How can social science research support and advance democracy and democratic citizenship? In this project, I turn to Herodotus, perhaps the world’s first social scientist, to reconstruct how his approach to social inquiry contributed to democratic projects in the ancient world and might also offer an alternative to today’s paradigms. Herodotus’s Histories, I argue, model a form of inquiry dedicated to improving the people’s capacity to rule and be ruled in turn and promise a social science that empowers free and democratic regimes to develop self-supporting regimes of truth and forms of inquiry. The example of Herodotus can thus provide us with an approach to research where inquiry and political education mutually support one another as well as sustain the broader political community in which they take place.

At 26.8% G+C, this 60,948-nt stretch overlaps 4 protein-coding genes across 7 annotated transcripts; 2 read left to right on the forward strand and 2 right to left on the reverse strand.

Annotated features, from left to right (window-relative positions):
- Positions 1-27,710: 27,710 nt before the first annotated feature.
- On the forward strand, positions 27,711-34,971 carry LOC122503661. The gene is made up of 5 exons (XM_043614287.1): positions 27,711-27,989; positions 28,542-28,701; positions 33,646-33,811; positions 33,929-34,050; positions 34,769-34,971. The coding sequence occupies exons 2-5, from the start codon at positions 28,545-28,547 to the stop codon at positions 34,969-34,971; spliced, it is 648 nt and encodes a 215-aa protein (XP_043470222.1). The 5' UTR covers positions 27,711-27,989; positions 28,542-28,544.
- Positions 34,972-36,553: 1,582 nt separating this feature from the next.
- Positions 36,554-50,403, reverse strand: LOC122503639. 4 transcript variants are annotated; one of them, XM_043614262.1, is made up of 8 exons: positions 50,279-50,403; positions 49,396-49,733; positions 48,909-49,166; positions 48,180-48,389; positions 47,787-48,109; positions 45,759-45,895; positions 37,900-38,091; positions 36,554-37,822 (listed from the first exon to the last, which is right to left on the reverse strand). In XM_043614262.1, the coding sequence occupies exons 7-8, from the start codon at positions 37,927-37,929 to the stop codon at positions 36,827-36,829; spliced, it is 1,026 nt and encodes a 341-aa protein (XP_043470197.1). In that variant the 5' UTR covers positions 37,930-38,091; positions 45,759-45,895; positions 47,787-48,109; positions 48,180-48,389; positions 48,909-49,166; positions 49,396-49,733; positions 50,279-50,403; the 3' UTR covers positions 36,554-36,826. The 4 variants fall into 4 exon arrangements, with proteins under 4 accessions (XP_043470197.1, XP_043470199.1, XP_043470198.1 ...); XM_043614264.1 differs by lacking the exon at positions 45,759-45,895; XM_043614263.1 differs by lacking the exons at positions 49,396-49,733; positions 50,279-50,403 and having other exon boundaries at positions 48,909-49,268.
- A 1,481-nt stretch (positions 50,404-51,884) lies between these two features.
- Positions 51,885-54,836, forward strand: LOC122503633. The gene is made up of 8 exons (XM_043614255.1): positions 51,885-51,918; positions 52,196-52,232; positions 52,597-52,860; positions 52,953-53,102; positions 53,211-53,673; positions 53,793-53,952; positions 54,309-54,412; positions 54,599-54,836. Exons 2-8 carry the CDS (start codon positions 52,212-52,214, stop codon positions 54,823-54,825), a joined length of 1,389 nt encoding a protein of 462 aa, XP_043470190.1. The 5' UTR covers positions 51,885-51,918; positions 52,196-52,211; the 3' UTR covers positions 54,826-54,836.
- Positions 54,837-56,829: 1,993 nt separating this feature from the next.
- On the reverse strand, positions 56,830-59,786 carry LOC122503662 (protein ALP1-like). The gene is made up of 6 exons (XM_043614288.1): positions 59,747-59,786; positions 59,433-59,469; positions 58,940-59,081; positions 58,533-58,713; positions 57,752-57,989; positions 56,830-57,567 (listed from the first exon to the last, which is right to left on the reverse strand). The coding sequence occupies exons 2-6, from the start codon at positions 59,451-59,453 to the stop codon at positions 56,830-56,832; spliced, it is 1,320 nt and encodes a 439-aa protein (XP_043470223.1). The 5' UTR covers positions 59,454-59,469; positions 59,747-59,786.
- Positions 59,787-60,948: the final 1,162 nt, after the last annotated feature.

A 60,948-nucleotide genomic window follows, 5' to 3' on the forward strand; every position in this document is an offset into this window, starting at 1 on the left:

This fall I will focus on working out these ideas through an essay on Herodotus and democracy for the forthcoming volume Democratic Moments (part of the Textual Moments in the History of Political Thought series published by Bloomsbury), edited by Xavier Marquez; an article on "Herodotean Materialism" (a draft of which I will present at the University of Virginia's Political Theory Colloquium) that takes up new materialism and shows the strange usefulness of Herodotus to this contemporary discourse; an article on freedom in Herodotus, which I will present at the Northeastern Political Science Association annual conference in Boston; and an essay on the political economy of inhabitation developed by Herodotus, which I plan to present at the Center for Hellenic Studies in December.